On the right, you get a barrel-shaped charging port, the aforementioned DVD tray, a USB 2.0 port and a combo audio jack.
Overall, we were quite pleased with the benchmark results of this $599 Acer Aspire E15. Its quad-core, eighth-generation delivered peppy productivity performance, bearing heavy CPU loads with a reasonable amount of grace, and even playing some AAA games, albeit with somewhat dialed-down graphics.
PCMark 8 Professional Work
To check how smoothly a given system can perform everyday tasks, we fire up PCMark 8, a benchmark that simulates such day-to-day computing duties such as web browsing, word processing, tinkering with spreadsheets, and video conferencing.
Generally speaking, a PCMark 8 Work score north of 2,000 means a laptop can run Office and similar productivity apps without breaking a sweat. The Acer Aspire E15 easily cleared that mark, landing right in the range we've seen from other 8th-generation laptops. Our real-world E15 use reflected that score: Windows, menus, and apps opened and responded with plenty of pep, while the Windows toolbar search box never had to play catch-up with my typing.
Now, it’s worth noting that the cheapest Aspire E15, which runs on a dual-core i3-8130U processor and costs just $379, managed to snag a PCMark 8 score just shy of 3,000, well above our PCMark 8 low-water mark of 2,000. If you’re a bargain hunter who’s not using anything more demanding than Office, you might want to give the cheaper E15 a closer look.
As we’ve just seen, even a dual-core laptop can scare up a solid PCMark 8 result, but our next benchmark puts even the hottest quad-core processors to the test. By tasking a laptop to convert a 40GB video file to an Android tablet format using the free HandBrake tool, we can see how a particular system deals with the heat under a lengthy—and crushing—CPU load.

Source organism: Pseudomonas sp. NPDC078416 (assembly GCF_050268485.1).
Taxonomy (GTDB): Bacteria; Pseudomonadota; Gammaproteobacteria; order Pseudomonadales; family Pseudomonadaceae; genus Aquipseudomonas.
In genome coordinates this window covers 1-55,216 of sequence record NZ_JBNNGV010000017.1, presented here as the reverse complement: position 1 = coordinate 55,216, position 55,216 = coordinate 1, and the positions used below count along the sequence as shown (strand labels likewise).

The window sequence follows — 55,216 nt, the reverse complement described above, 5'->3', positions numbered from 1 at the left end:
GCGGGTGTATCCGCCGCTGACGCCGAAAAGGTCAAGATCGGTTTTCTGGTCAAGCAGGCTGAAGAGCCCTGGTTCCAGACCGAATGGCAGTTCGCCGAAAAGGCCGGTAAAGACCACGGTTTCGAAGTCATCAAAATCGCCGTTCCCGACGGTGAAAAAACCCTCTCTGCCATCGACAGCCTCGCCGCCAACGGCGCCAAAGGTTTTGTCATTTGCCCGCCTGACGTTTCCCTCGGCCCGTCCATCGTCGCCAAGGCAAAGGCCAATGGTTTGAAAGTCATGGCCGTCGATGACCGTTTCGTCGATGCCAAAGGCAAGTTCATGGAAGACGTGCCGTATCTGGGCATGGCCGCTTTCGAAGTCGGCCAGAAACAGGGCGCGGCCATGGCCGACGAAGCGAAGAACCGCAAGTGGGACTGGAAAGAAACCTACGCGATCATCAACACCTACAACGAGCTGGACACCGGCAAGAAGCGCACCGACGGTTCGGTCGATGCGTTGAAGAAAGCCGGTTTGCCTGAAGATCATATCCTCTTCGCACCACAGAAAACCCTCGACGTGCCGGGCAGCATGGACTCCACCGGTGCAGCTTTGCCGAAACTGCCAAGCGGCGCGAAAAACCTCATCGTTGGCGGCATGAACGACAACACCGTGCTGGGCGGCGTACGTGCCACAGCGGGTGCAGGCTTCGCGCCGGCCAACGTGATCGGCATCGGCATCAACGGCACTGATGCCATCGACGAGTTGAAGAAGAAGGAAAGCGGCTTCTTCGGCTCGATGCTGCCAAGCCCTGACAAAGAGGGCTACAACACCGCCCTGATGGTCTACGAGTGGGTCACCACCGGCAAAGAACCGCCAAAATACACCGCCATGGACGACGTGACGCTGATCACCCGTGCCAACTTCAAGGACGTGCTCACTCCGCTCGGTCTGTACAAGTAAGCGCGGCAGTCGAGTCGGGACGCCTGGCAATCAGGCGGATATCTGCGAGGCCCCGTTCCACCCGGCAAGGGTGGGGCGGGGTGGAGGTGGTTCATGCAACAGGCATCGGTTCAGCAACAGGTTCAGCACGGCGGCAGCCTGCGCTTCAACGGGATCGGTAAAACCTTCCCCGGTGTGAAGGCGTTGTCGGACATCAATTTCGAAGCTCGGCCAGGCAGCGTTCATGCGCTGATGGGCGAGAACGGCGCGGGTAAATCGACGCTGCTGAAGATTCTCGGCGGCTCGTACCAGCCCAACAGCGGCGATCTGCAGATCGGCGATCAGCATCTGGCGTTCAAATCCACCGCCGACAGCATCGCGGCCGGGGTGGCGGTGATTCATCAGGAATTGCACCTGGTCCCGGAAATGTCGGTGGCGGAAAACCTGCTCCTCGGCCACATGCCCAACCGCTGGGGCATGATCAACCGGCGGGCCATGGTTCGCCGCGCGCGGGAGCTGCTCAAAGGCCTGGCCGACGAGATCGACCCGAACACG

Surprisingly given its $600 price point, the Core i5 version of the Acer Aspire E15 notched one of the better HandBrake scores we’ve seen from a laptop with a similar 8th-gen CPU. Granted, the Aspire E15 gets a leg up thanks to its thicker, easier-to-cool design compared to the heat-prone convertible systems in our comparison. Still, it’s impressive to see this kind of horsepower in a budget laptop that’s reasonably portable.
Our next benchmark, Cinebench, is just as punishing on laptop CPUs as our HandBrake test. But while HandBrake takes anywhere from 45 minutes to an hour-plus to complete, Cinebench (which involves rendering a 3D image in real time) takes only about five minutes from start to finish. It gives us a good idea of how a given laptop handles short, intense bursts of CPU activity.
We compared the Cinebench results for both single-threaded and multi-threaded performance, The Acer Aspire E15, with its quad-core i5-8250U processor, notches respectable scores in both.
3D Mark Sky Diver
We were eager to put the Acer Aspire E15 and its discrete Nvidia GeForce MX150 graphics card through its paces with our Sky Diver graphics benchmark, and the $599 machine didn’t disappoint.
Now, it’s unfair to expect visual miracles from the E15, given that the MX150 is an entry-level graphics card intended only to give a modest graphical boost to mainstream laptops. But it's important to see how much of an advantage a discrete GPU can provide compared to similarly configured machines with just integrated graphics.
It isn't just what you have, but what you do with it, that matters. Lenovo's Flex 6 14 brings up the rear of this group, even though it has a discrete MX130 GPU. Because it's a convertible, it struggles with thermal management, to the detriment of graphics performance.
Impressively, the Aspire E15 was able to wring slightly under 30 fps from Tomb Raider at Ultimate graphics settings and a silky-smooth 76.7 fps at the Normal preset. I also had a perfectly good time playing Destiny 2 in the 30-fps range at Medium settings, and got about 50-60 fps from Fortnite at Medium settings. So yes, you can actually game with the Core i5 version of the E15, provided you don’t mind dialing down your graphics settings a bit.
We test laptop battery life by looping a 4K video with screen brightness at about 250 nits. In the case of the Acer Aspire E15, which (according to our measurements) has a maximum display brightness of only about 227 nits, we simply cranked the screen brightness setting all the way up. Finally, we dial the volume up to 50 percent, with headphones plugged in.
The Aspire E15 and its 62 watt-hour battery wound up with a little over 10.5 hours of battery life. Not bad at all, and a clear sign that you can safely leave the AC charger at home for the day.
While it's a couple of pounds too heavy to quality as an ultraportable, this $599 version of the Acer Aspire E15 will please bargain hunters looking for smooth Office performance. It's even got some game thanks to its discrete Nvidia graphics card.